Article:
Neuraxial anesthesia was also associated with shorter hospital stays and lower health care costs. Patients were defined as having a prolonged hospital stay, if they fell in the 75th percentile of the study cohort in terms of stay duration. The researcher found that more patients receiving general anesthesia (35.4%) had a prolonged hospital stay than patients who received neuraxial (28.7%) or neuraxial and general (27.4%). Patients were less likely to fall into the upper 75th percentile in terms of health care costs if they received neuraxial anesthesia (21.4%) or combined neuraxial-general (18.3%) than in the general anesthesia group (23.4%). “Patients were 30% more likely to be in the group that had the highest costs if they received general anesthesia alone,” said Dr. Memtsoudis.

Anesthesia medications used during surgeries are a small fraction of overall health care costs, and the costs of regional and general anesthesia are similar.

Dr. Memtsoudis pointed out that educating patients is key. “Some patients don’t like the idea of having an injection in their back and their legs being numb, but a thorough discussion of risks, benefits and alternatives can go a long way to help an educated patient make rational decisions,” he said. “For the anesthesiologist, a number of factors come into play, including patient comorbidities and preferences as well as other practice specific factors, such as the choice for anticoagulation, but regional anesthesia should, at the very least, be considered in every patient.”

While randomized clinical trials are the gold standard of clinical research, such trials are not feasible for testing anesthesia technique in joint replacement surgeries, because the low incidence outcomes would require a huge number of patients.

The study was performed with funds from the Department of Anesthesiology at Hospital for Special Surgery and the Anna-Maria and Stephen Kellen Physician-Scientist Career Development Award, New York, (Stavros G. Memtsoudis). Contribution of Drs. Mazumdar and Banerjee, Ms. Chiu, and Ms. Sun on this project was supported in part by funds from the Clinical Translational Science Center, New York, and the National Center for Advancing Translational Sciences, Rockville, Maryland.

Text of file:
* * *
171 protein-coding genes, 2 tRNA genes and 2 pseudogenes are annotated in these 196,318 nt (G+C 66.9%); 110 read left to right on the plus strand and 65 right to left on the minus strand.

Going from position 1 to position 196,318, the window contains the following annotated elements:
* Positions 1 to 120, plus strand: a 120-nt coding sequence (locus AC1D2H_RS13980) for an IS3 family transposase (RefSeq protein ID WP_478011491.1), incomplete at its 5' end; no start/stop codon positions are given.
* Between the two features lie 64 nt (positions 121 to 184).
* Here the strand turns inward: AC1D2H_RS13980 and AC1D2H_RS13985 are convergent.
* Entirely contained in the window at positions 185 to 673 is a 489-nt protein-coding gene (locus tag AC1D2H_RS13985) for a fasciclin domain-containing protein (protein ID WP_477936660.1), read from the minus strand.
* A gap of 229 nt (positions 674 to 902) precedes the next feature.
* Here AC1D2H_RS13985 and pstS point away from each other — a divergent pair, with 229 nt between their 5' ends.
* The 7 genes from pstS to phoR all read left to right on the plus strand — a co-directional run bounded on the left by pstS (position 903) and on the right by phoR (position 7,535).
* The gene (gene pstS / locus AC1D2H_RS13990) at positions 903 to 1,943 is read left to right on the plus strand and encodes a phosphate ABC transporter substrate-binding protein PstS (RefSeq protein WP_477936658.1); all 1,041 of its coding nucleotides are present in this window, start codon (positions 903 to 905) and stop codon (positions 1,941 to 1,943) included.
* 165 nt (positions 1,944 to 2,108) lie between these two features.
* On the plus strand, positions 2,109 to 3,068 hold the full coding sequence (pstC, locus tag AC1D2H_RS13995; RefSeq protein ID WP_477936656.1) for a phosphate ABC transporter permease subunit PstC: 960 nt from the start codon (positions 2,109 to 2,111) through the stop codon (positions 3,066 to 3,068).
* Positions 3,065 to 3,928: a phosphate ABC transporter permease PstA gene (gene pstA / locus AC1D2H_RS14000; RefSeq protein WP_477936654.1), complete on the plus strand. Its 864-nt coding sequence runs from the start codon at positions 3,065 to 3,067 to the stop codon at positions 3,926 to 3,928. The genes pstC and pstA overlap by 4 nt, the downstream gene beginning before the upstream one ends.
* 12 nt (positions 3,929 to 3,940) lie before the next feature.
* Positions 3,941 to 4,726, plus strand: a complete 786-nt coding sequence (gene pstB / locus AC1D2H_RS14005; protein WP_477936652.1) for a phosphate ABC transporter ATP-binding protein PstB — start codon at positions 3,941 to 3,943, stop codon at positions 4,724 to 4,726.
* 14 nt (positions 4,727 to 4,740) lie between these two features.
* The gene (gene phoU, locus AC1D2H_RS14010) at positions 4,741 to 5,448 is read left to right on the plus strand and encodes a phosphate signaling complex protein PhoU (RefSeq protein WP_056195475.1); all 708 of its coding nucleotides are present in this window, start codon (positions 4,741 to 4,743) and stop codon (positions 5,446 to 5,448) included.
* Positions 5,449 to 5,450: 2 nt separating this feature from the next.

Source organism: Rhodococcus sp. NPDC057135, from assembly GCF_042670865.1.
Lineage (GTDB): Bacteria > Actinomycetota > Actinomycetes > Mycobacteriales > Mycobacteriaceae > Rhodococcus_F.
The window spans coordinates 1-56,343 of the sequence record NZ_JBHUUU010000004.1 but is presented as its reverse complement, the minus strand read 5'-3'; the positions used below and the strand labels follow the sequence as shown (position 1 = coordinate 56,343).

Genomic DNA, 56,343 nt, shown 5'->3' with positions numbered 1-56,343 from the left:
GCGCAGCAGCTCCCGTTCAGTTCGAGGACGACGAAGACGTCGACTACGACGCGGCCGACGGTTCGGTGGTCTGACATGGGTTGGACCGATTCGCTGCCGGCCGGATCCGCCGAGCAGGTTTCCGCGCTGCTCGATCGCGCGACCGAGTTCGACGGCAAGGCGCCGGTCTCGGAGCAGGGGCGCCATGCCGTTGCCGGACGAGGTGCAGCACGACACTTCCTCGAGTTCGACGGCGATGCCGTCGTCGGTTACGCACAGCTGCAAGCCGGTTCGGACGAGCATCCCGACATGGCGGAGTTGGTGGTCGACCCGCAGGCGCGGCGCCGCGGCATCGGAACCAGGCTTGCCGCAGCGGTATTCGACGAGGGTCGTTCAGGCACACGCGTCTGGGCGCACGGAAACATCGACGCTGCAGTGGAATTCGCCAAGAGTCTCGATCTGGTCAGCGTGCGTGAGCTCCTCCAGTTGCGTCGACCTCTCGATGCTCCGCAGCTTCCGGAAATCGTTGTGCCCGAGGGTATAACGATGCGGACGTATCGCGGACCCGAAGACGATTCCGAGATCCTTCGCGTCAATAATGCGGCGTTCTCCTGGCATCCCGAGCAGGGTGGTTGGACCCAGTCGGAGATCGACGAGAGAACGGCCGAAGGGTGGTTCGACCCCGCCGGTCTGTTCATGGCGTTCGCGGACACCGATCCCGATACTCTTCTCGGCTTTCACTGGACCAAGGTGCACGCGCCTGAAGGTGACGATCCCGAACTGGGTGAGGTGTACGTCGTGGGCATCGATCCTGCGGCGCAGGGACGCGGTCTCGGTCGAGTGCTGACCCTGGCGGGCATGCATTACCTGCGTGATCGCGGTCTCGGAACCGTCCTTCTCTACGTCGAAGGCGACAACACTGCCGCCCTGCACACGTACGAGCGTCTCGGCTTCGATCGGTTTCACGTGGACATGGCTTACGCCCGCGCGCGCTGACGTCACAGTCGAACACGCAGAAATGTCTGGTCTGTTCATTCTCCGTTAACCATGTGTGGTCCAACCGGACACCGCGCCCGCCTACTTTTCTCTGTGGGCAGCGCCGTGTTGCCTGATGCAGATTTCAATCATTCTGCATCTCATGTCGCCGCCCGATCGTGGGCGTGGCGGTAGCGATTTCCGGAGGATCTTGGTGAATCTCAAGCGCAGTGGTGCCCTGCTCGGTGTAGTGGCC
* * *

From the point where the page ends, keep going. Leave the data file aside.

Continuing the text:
Dr. Memtsoudis is also clinical professor of Anesthesiology and clinical professor of Public Health at Weill Cornell Medical College. Other investigators involved in the research include Ottokar Stundner, M.D., and Nigel Sharrock, M.B., Ch.B., from Hospital for Special Surgery; Spencer Liu, M.D., formerly from HSS and now at the University of Washington; and Samprit Banerjee, Ph.D., M.Stat., Xuming Sun, M.S., Ya-Lin Chiu, M.S., and Madhu Mazumdar, Ph.D., from Weill Cornell Medical College, New York City.

About Hospital for Special Surgery
Founded in 1863, Hospital for Special Surgery (HSS) is a world leader in orthopedics, rheumatology and rehabilitation. HSS is nationally ranked No. 1 in orthopedics, No. 3 in rheumatology, No. 10 in neurology, and No. 5 in geriatrics by U.S.News & World Report (2012-13), and is the first hospital in New York State to receive Magnet Recognition for Excellence in Nursing Service from the American Nurses Credentialing Center three consecutive times. HSS has one of the lowest infection rates in the country. From 2007 to 2011, HSS has been a recipient of the HealthGrades Joint Replacement Excellence Award. HSS is a member of the NewYork-Presbyterian Healthcare System and an affiliate of Weill Cornell Medical College and as such all Hospital for Special Surgery medical staff are faculty of Weill Cornell. The hospital's research division is internationally recognized as a leader in the investigation of musculoskeletal and autoimmune diseases. Hospital for Special Surgery is located in New York City and online at www.hss.edu.